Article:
Humanitarian aid for victims of climatic hazard in Kenya

Amount of decision: 3,850,000 Euro

Decision reference number: ECHO/KEN/EDF/2004/01000

Explanatory Memorandum

1 - Rationale, needs and target population:

1.1. - Rationale:

Northern and Eastern Kenya is subject to climatic changes resulting in cycles of flooding and drought. Rain failure in the Arid and Semi Arid lands (ASAL) which represents 80 percent of Kenya is cyclical, and unpredictable in terms of frequency, magnitude and acuteness of the effects. This together with the demographic pressure (estimated at 3.3 - 3.7% in the pastoral areas of Kenya) on limited resources and a deteriorating economic base, has resulted in a slow but steady erosion of livelihoods and coping capacity of the populations. The mainly pastoralist population in these areas are particularly vulnerable, due to previous marginalisation and little time to recover from the previous drought cycle (1998-2001), and the very limited development of the carrying capacity of the land.

Following the previous sustained drought (1998-2001) in many of these areas, and ECHO's intervention, in 2004 a second 5-year phase of the World Bank (WB) funded 60 M$ 'Arid Lands Resources Management Project (ALRMP)' was launched to address long-term fundamental development issues including the problem of the carrying capacity of the land. In addition, a 'Drought Contingency Fund' is being established with the Government of Kenya (GoK), WB and other donors, including EC, to provide crisis mitigation. In the meantime, however, a new drought crisis has arisen.

Following the poor 2003 short rains and 2004 long rains, a new drought, with its initial epicentre on Turkana led the President of Kenya to declare an emergency on 14/7/04. Livestock dependent pastoralists and agro-pastoralists are particularly affected by this new drought. Over 60% of the 12 million pastoralist and agro-pastoralist population in the Arid and Semi-Arid Lands are below the poverty line, and thus highly vulnerable. Rain failure has serious social and economic implications for these populations. Rain failure affects the livestock production by limiting the availability of forage and water, whereby livestock is entirely dependent on natural pasture. When all or a large number of animals die, the pastoralists loose their livelihoods which are not readily replaceable. It takes four years to recover from a one third drop and eleven years from two thirds drop in cattle herd size. For goats these figures are 1.5 years and 3.5 years respectively1.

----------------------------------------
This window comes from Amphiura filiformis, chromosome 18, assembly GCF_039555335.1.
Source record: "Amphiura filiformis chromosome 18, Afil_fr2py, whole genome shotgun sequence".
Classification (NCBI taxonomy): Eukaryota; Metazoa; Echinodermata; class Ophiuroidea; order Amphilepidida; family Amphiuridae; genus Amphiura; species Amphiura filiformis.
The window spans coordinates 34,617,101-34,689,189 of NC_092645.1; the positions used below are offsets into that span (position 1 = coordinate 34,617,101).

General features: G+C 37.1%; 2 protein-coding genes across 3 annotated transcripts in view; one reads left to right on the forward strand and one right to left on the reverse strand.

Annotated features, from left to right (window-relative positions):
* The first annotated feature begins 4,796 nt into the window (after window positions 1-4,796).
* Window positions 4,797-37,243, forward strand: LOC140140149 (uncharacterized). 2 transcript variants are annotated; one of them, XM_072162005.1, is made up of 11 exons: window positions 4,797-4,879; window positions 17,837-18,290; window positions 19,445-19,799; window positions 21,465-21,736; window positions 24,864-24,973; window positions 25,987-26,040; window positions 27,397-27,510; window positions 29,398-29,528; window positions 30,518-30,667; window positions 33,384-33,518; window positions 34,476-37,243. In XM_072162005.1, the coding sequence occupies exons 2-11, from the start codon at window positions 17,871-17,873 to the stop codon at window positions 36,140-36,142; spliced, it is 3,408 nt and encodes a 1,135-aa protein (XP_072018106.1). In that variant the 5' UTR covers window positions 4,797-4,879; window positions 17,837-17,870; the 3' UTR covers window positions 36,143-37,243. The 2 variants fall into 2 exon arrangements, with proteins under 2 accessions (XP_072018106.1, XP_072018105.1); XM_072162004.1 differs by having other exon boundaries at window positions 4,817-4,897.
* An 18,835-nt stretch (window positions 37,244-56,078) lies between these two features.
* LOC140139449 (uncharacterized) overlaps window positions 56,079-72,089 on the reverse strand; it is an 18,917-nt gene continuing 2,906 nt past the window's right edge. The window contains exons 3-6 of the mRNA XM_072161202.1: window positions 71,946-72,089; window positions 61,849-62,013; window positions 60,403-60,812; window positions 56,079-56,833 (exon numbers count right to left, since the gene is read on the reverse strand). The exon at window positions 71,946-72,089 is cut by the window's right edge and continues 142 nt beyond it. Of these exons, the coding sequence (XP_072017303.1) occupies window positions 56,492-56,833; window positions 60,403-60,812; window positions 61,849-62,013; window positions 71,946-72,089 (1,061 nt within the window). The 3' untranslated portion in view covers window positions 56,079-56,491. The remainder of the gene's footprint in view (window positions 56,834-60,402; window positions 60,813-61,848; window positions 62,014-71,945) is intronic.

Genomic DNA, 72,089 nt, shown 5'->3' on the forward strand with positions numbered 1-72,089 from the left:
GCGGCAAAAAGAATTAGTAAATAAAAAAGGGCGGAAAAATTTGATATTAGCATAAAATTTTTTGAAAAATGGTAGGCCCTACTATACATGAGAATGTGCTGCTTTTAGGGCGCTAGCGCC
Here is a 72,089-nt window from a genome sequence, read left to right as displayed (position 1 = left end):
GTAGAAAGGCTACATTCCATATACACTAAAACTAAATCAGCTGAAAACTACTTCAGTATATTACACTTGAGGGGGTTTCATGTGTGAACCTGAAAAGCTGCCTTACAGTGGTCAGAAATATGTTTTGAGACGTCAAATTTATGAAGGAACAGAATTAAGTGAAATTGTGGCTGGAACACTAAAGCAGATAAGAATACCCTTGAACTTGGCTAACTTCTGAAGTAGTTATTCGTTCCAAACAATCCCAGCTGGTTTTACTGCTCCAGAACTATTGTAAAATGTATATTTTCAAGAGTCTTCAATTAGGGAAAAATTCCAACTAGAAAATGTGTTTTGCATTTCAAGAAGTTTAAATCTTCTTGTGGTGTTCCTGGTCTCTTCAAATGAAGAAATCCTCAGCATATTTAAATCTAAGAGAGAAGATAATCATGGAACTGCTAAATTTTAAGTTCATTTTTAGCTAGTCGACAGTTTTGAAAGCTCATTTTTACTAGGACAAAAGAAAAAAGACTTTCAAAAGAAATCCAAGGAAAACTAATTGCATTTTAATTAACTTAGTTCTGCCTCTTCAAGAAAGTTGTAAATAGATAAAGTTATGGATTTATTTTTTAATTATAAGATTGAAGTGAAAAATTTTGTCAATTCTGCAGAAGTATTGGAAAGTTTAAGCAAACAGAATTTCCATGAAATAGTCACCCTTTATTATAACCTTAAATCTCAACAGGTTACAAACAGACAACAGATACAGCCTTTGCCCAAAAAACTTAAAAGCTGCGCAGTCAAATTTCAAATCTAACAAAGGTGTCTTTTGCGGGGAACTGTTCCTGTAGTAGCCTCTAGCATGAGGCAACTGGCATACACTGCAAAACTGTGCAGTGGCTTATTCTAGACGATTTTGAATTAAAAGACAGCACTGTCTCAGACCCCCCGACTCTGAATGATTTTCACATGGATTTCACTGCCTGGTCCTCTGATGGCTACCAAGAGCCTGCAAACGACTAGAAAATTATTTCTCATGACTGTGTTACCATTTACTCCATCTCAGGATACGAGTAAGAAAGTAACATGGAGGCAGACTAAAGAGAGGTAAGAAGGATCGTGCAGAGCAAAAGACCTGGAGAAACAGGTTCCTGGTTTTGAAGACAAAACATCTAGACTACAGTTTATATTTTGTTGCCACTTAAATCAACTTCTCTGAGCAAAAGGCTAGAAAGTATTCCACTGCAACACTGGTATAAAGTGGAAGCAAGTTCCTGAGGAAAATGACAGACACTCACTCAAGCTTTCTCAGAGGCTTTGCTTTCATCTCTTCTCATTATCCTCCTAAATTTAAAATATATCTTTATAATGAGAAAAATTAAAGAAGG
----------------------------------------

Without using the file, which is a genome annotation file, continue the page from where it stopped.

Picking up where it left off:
Currently, northern Kenya is the most affected part of the Country. Due to the rain failure, the state of the already vulnerable population continues to deteriorate rapidly in terms of malnutrition rates, water stress and livelihood declines with some of the indicators already above emergency thresholds. Although the underlying problem requires a structural, long term solution, immediate short term emergency needs must be addressed to contain the situation.

Consequently, while longer term problems are being addressed, and crisis mitigation structures are being established, and a significant local response is underway, the scale of the rapid deterioration and rising acute humanitarian needs resulting from the present drought require additional short-term humanitarian assistance. Such assistance will be provided in a way that would not be prejudicial, but rather complementary, to ongoing development assistance. This will also best facilitate an effective exit strategy.